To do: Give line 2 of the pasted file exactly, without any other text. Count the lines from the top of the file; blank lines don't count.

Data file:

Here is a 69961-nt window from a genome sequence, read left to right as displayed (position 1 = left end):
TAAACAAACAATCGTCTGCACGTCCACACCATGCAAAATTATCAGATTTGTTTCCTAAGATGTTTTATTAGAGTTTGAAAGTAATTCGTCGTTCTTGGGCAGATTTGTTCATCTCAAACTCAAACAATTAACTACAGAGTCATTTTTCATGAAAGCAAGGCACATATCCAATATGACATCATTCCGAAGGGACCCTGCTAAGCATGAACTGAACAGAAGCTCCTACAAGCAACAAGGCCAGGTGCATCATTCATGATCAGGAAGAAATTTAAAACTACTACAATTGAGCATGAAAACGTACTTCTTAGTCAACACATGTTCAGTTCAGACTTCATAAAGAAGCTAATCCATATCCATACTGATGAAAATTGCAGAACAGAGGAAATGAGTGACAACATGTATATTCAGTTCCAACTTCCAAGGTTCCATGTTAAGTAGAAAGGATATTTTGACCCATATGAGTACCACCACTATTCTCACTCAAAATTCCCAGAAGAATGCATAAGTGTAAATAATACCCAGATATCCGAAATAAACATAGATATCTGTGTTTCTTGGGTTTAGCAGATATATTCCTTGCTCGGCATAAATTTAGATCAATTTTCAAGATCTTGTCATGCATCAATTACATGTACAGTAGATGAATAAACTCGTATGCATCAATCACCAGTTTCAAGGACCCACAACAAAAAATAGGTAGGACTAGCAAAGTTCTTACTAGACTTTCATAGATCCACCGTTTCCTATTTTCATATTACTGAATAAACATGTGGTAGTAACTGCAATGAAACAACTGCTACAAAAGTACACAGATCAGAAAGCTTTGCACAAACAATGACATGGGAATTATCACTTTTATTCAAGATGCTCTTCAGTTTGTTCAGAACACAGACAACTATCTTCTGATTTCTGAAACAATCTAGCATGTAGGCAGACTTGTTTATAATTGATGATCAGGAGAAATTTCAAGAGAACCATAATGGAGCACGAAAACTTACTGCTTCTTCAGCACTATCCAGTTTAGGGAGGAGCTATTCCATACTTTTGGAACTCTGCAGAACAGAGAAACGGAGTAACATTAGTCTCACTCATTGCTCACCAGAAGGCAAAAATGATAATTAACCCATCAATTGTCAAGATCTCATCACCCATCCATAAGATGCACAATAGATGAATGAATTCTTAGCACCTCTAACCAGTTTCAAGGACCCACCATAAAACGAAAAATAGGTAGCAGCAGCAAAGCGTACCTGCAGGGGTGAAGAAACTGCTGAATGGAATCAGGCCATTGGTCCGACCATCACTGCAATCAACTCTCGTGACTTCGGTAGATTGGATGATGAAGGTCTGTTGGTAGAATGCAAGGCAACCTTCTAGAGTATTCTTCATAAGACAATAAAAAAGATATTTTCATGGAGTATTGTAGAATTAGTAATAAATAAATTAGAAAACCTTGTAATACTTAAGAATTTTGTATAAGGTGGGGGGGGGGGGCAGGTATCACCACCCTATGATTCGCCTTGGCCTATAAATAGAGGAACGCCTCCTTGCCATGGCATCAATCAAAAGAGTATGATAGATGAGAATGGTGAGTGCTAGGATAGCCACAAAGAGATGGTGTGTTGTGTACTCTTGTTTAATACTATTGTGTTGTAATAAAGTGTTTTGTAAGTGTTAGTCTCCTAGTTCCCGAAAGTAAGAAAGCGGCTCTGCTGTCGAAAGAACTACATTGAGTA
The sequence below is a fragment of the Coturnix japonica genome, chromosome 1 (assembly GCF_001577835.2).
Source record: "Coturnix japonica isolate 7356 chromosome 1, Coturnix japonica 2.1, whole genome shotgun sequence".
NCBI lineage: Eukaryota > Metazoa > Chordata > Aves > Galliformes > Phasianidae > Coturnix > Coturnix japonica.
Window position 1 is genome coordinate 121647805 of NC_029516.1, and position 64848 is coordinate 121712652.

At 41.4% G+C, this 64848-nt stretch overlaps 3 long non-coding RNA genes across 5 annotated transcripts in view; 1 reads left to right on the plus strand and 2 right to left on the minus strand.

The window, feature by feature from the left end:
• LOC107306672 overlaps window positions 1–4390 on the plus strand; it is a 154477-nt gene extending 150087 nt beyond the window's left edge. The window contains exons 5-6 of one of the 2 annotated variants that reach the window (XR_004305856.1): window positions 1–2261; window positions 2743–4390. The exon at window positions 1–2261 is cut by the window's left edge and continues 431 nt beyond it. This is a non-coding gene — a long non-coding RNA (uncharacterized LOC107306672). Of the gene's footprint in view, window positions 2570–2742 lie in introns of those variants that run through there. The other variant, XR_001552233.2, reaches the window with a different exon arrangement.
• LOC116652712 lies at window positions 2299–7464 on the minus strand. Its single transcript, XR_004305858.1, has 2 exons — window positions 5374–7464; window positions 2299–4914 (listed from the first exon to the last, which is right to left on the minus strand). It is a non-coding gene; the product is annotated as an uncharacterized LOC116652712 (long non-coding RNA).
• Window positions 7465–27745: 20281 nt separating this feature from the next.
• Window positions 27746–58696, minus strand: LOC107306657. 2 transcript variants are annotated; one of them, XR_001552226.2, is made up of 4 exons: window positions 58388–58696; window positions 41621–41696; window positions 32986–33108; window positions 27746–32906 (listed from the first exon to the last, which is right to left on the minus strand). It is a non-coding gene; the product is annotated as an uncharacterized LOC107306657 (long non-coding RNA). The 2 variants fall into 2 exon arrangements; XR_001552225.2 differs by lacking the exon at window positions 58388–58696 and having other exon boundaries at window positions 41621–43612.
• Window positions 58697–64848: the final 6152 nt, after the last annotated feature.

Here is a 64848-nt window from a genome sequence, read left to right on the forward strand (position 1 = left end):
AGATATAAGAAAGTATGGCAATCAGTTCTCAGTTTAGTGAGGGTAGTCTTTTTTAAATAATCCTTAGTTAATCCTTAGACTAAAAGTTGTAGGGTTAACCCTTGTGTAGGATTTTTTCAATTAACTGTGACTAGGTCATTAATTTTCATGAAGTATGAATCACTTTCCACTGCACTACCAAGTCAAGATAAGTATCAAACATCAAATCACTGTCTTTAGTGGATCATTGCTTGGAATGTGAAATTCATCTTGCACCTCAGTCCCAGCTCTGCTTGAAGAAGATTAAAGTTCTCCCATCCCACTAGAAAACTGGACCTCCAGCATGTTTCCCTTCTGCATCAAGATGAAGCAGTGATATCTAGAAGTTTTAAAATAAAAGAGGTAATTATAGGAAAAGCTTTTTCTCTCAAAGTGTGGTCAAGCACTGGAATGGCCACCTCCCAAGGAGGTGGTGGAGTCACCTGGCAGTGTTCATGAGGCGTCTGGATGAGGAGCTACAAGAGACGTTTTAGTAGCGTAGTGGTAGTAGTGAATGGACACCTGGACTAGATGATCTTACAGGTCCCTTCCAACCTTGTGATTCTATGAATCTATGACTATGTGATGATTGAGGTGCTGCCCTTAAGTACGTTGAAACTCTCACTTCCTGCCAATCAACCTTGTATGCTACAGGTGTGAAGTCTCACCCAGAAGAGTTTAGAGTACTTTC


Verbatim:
TAAACAAACAATCGTCTGCACGTCCACACCATGCAAAATTATCAGATTTGTTTCCTAAGATGTTTTATTAGAGTTTGAAAGTAATTCGTCGTTCTTGGGCAGATTTGTTCATCTCAAACTCAAACAATTAACTACAGAGTCATTTTTCATGAAAGCAAGGCACATATCCAATATGACATCATTCCGAAGGGACCCTGCTAAGCATGAACTGAACAGAAGCTCCTACAAGCAACAAGGCCAGGTGCATCATTCATGATCAGGAAGAAATTTAAAACTACTACAATTGAGCATGAAAACGTACTTCTTAGTCAACACATGTTCAGTTCAGACTTCATAAAGAAGCTAATCCATATCCATACTGATGAAAATTGCAGAACAGAGGAAATGAGTGACAACATGTATATTCAGTTCCAACTTCCAAGGTTCCATGTTAAGTAGAAAGGATATTTTGACCCATATGAGTACCACCACTATTCTCACTCAAAATTCCCAGAAGAATGCATAAGTGTAAATAATACCCAGATATCCGAAATAAACATAGATATCTGTGTTTCTTGGGTTTAGCAGATATATTCCTTGCTCGGCATAAATTTAGATCAATTTTCAAGATCTTGTCATGCATCAATTACATGTACAGTAGATGAATAAACTCGTATGCATCAATCACCAGTTTCAAGGACCCACAACAAAAAATAGGTAGGACTAGCAAAGTTCTTACTAGACTTTCATAGATCCACCGTTTCCTATTTTCATATTACTGAATAAACATGTGGTAGTAACTGCAATGAAACAACTGCTACAAAAGTACACAGATCAGAAAGCTTTGCACAAACAATGACATGGGAATTATCACTTTTATTCAAGATGCTCTTCAGTTTGTTCAGAACACAGACAACTATCTTCTGATTTCTGAAACAATCTAGCATGTAGGCAGACTTGTTTATAATTGATGATCAGGAGAAATTTCAAGAGAACCATAATGGAGCACGAAAACTTACTGCTTCTTCAGCACTATCCAGTTTAGGGAGGAGCTATTCCATACTTTTGGAACTCTGCAGAACAGAGAAACGGAGTAACATTAGTCTCACTCATTGCTCACCAGAAGGCAAAAATGATAATTAACCCATCAATTGTCAAGATCTCATCACCCATCCATAAGATGCACAATAGATGAATGAATTCTTAGCACCTCTAACCAGTTTCAAGGACCCACCATAAAACGAAAAATAGGTAGCAGCAGCAAAGCGTACCTGCAGGGGTGAAGAAACTGCTGAATGGAATCAGGCCATTGGTCCGACCATCACTGCAATCAACTCTCGTGACTTCGGTAGATTGGATGATGAAGGTCTGTTGGTAGAATGCAAGGCAACCTTCTAGAGTATTCTTCATAAGACAATAAAAAAGATATTTTCATGGAGTATTGTAGAATTAGTAATAAATAAATTAGAAAACCTTGTAATACTTAAGAATTTTGTATAAGGTGGGGGGGGGGGGCAGGTATCACCACCCTATGATTCGCCTTGGCCTATAAATAGAGGAACGCCTCCTTGCCATGGCATCAATCAAAAGAGTATGATAGATGAGAATGGTGAGTGCTAGGATAGCCACAAAGAGATGGTGTGTTGTGTACTCTTGTTTAATACTATTGTGTTGTAATAAAGTGTTTTGTAAGTGTTAGTCTCCTAGTTCCCGAAAGTAAGAAAGCGGCTCTGCTGTCGAAAGAACTACATTGAGTA